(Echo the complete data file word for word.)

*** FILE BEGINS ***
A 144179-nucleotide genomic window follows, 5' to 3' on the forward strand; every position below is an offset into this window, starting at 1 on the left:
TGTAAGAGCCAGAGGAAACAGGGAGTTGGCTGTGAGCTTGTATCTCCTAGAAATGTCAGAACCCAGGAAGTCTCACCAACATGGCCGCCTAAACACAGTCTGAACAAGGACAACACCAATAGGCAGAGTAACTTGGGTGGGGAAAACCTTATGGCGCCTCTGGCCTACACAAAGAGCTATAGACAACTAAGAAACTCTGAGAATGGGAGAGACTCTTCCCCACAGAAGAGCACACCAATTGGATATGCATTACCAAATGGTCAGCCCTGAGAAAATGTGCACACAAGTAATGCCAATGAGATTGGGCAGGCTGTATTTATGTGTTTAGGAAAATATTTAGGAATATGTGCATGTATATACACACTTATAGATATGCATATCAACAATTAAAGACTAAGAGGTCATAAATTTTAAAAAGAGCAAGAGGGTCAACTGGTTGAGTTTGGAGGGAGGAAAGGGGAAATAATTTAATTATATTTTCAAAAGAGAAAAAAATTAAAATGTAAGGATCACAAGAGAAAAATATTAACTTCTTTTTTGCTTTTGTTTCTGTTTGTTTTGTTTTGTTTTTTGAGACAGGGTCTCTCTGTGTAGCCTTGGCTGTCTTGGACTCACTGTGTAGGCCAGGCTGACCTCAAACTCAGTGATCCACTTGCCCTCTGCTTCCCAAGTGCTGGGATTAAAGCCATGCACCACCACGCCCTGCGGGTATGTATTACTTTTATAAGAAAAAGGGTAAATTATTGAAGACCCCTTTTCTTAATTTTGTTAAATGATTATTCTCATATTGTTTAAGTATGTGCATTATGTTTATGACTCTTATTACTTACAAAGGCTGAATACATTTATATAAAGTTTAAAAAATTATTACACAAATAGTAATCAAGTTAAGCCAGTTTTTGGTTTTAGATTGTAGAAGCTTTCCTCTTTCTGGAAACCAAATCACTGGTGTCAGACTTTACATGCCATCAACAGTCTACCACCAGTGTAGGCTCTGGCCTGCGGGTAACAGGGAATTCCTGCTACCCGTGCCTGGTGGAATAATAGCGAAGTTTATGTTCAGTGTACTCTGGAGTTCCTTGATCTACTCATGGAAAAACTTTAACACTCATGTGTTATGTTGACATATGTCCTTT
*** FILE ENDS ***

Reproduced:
A 144179-nucleotide genomic window follows, 5' to 3' on the forward strand; every position below is an offset into this window, starting at 1 on the left:
TGTAAGAGCCAGAGGAAACAGGGAGTTGGCTGTGAGCTTGTATCTCCTAGAAATGTCAGAACCCAGGAAGTCTCACCAACATGGCCGCCTAAACACAGTCTGAACAAGGACAACACCAATAGGCAGAGTAACTTGGGTGGGGAAAACCTTATGGCGCCTCTGGCCTACACAAAGAGCTATAGACAACTAAGAAACTCTGAGAATGGGAGAGACTCTTCCCCACAGAAGAGCACACCAATTGGATATGCATTACCAAATGGTCAGCCCTGAGAAAATGTGCACACAAGTAATGCCAATGAGATTGGGCAGGCTGTATTTATGTGTTTAGGAAAATATTTAGGAATATGTGCATGTATATACACACTTATAGATATGCATATCAACAATTAAAGACTAAGAGGTCATAAATTTTAAAAAGAGCAAGAGGGTCAACTGGTTGAGTTTGGAGGGAGGAAAGGGGAAATAATTTAATTATATTTTCAAAAGAGAAAAAAATTAAAATGTAAGGATCACAAGAGAAAAATATTAACTTCTTTTTTGCTTTTGTTTCTGTTTGTTTTGTTTTGTTTTTTGAGACAGGGTCTCTCTGTGTAGCCTTGGCTGTCTTGGACTCACTGTGTAGGCCAGGCTGACCTCAAACTCAGTGATCCACTTGCCCTCTGCTTCCCAAGTGCTGGGATTAAAGCCATGCACCACCACGCCCTGCGGGTATGTATTACTTTTATAAGAAAAAGGGTAAATTATTGAAGACCCCTTTTCTTAATTTTGTTAAATGATTATTCTCATATTGTTTAAGTATGTGCATTATGTTTATGACTCTTATTACTTACAAAGGCTGAATACATTTATATAAAGTTTAAAAAATTATTACACAAATAGTAATCAAGTTAAGCCAGTTTTTGGTTTTAGATTGTAGAAGCTTTCCTCTTTCTGGAAACCAAATCACTGGTGTCAGACTTTACATGCCATCAACAGTCTACCACCAGTGTAGGCTCTGGCCTGCGGGTAACAGGGAATTCCTGCTACCCGTGCCTGGTGGAATAATAGCGAAGTTTATGTTCAGTGTACTCTGGAGTTCCTTGATCTACTCATGGAAAAACTTTAACACTCATGTGTTATGTTGACATATGTCCTTT